Thursday, May 10, 2012

Dawson's Creek: To Be or Not to Be... (2.14)

While everybody remembers this as the big Jack episode, it's in actual fact a huge moment in time for Pacey, who confirms his position as one of the most sympathetic, compassionate and strong-willed characters on the show. His defense of Jack is worthy of major kudos, putting his own education at risk to stand up for what's right. Mr. Peterson is something of a ridiculous caricature of evil teachers, and I can't remember if we're ever given indication for why he's so harsh here, but the contrivance at least pays off in the character development given to the rest of the cast.

Jack is a character who has been pretty amiable since his introduction. He's kind and articulate and you could always understand why Joey would be attracted to him, especially in comparison to the more dismissive Dawson, but his story here really gives him additional weight. It's actually an interesting approach to take for the inevitable 'gay' character. In most shows, homosexuality is introduced via another character, our protagonist gradually falling for somebody of the same gender. Alternatively, they're introduced from the get-go as a gay character. But extra complications surface with Jack, since he's not only trying to resist the feelings that he's always sort of buried, but he's also already involved with a girl.

With that, the show does a successful job at handling a touchy subject. So far it's not consumed with annoying preachiness with everybody telling Jack that it's okay to be gay -- it's more about a character coming to terms with it, trying to articulate feelings that even he isn't so sure exist. The story itself arrives when Jack writes a poem about an image of perfection, and it reads as more than a little masculine. It's with this that events begin to spiral out of control, the rumor mill going into overdrive at school and characters repeatedly wondering if Jack is gay. Jack himself denies having those feelings, but that lingering look at the end confirms that he isn't being entirely truthful.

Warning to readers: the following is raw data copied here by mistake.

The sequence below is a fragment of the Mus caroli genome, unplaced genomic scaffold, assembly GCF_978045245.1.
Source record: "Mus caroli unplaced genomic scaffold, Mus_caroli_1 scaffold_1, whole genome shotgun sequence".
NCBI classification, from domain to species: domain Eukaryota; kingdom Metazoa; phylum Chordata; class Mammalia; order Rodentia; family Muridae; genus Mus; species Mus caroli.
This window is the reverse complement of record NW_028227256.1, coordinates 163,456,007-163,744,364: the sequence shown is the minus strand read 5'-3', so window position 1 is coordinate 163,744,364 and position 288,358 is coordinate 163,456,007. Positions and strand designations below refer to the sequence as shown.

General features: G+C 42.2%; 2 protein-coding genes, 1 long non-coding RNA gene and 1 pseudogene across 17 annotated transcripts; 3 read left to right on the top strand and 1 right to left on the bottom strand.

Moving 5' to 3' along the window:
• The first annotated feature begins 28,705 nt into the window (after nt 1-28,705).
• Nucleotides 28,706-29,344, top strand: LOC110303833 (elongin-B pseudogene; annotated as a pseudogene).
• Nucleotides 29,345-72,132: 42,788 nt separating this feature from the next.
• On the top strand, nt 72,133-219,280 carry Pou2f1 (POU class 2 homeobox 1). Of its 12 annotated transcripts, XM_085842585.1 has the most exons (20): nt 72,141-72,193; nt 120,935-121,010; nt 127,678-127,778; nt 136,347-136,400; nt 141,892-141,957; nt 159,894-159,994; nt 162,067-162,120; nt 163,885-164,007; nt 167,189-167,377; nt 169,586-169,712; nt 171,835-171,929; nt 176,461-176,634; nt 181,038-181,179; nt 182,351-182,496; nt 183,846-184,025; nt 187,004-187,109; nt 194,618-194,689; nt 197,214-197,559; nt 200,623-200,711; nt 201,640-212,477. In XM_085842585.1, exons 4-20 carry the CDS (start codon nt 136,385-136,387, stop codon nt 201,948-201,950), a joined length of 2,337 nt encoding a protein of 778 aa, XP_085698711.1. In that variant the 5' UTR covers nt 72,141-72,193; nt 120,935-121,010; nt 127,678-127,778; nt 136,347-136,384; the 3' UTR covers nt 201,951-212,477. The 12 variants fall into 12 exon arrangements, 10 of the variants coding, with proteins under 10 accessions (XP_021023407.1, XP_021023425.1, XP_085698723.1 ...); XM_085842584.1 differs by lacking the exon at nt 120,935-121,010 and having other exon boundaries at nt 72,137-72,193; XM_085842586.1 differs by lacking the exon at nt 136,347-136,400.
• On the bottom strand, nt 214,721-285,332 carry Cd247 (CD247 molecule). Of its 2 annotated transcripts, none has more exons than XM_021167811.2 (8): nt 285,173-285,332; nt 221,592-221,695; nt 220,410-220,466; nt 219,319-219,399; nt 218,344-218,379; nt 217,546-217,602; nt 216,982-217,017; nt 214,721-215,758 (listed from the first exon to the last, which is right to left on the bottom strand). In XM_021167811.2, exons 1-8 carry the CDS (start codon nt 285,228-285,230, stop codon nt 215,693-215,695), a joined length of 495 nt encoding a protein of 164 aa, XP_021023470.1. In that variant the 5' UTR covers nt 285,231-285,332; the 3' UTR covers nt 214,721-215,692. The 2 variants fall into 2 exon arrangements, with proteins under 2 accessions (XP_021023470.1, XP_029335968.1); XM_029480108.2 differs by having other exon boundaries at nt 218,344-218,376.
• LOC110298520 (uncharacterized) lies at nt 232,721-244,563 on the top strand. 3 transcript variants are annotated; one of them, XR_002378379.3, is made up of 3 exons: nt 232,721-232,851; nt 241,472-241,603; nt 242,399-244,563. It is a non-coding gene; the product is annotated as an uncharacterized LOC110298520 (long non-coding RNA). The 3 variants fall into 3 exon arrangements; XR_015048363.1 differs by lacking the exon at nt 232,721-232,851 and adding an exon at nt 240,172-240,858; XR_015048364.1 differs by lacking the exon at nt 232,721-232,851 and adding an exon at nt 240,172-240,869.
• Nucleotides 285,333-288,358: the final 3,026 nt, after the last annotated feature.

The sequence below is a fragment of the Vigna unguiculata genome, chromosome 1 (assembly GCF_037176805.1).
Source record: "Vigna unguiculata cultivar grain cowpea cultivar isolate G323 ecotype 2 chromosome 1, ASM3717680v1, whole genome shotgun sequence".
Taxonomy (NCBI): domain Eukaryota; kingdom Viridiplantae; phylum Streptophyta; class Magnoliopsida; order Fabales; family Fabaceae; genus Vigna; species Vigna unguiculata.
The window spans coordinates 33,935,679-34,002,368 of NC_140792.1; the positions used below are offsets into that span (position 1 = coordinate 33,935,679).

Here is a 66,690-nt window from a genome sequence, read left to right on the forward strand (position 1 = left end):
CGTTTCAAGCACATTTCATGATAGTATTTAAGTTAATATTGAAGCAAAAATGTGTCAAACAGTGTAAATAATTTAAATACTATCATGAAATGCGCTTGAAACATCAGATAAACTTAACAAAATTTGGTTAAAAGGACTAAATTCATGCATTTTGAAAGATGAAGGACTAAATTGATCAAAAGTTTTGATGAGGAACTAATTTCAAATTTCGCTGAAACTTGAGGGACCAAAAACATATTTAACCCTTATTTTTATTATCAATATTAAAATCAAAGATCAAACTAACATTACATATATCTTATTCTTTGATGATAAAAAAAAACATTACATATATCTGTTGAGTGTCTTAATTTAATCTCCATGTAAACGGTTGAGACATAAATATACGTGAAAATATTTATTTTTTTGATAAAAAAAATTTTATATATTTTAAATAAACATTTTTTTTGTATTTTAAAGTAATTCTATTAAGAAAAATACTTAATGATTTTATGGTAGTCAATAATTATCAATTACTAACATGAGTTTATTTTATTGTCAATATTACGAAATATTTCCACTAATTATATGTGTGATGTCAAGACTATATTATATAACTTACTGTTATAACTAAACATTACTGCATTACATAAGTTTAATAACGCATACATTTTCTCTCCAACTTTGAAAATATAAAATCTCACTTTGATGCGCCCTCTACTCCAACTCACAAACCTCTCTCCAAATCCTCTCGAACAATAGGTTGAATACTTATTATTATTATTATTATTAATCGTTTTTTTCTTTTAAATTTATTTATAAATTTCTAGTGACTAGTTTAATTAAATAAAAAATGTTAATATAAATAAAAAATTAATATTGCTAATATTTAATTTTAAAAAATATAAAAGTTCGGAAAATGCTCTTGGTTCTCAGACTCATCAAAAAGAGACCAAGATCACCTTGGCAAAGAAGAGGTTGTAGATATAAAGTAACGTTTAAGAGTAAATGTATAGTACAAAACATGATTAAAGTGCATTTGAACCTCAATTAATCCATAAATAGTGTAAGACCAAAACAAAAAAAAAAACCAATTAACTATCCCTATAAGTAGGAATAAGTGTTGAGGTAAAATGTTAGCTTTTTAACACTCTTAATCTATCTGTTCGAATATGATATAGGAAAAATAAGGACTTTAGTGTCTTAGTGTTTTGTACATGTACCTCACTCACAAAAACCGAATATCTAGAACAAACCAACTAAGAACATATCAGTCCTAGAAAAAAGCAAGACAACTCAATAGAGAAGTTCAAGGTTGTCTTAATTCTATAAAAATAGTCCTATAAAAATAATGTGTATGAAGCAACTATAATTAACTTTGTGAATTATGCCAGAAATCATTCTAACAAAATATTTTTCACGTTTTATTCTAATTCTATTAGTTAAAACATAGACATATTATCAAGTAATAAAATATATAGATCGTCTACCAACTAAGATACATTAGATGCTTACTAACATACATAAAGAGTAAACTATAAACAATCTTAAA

The reactions from the other characters are interesting, too, particularly Andie's 'disappointment' in her brother. You get where she's coming from, especially in light of the McPhee family being at the center of another Capeside scandal involving their mother, and I liked that the show is approaching all of this from varying perspectives, even risking portraying Andie as reluctant to support her brother. Additionally, you feel for Joey, since she's also trying to work out how to react to the rumors.

To Be or Not to Be... takes difficult material and produces something quietly moving. It's not as showy and attention-grabbing as it easily could have been, and the ensemble manage to root their confusion in honest truth. Jen's subplot still feels entirely unrelated to everything else, but the bones of the hour are successful. A

Guest stars Meredith Monroe (Andie McPhee); Kerr Smith (Jack McPhee); Eddie Mills (Tyson Hicks); Edmund J. Kearney (Mr. Peterson)
Writer Greg Berlanti Director Sandy Smolan


  1. I Really liked this episode, The character development for Jack,Pacey, Andie and Joey is amazing, And I think what writers tried to do with Jen's subplot was to depict Ty as someone who isn't entirely into religion he's more kind of a feke christian so you wonder is he or is he not a real christian which totally relates to the title To be or not to be, Just my opinion.

  2. Thanks for contributing! I gave Jen's story the short shrift in my actual review, but that's a really good reading of it, tying it together with the main plot of the hour. Thank you!

    1. You're welcome and thanks for reading my post!!
      U have a great blog BTW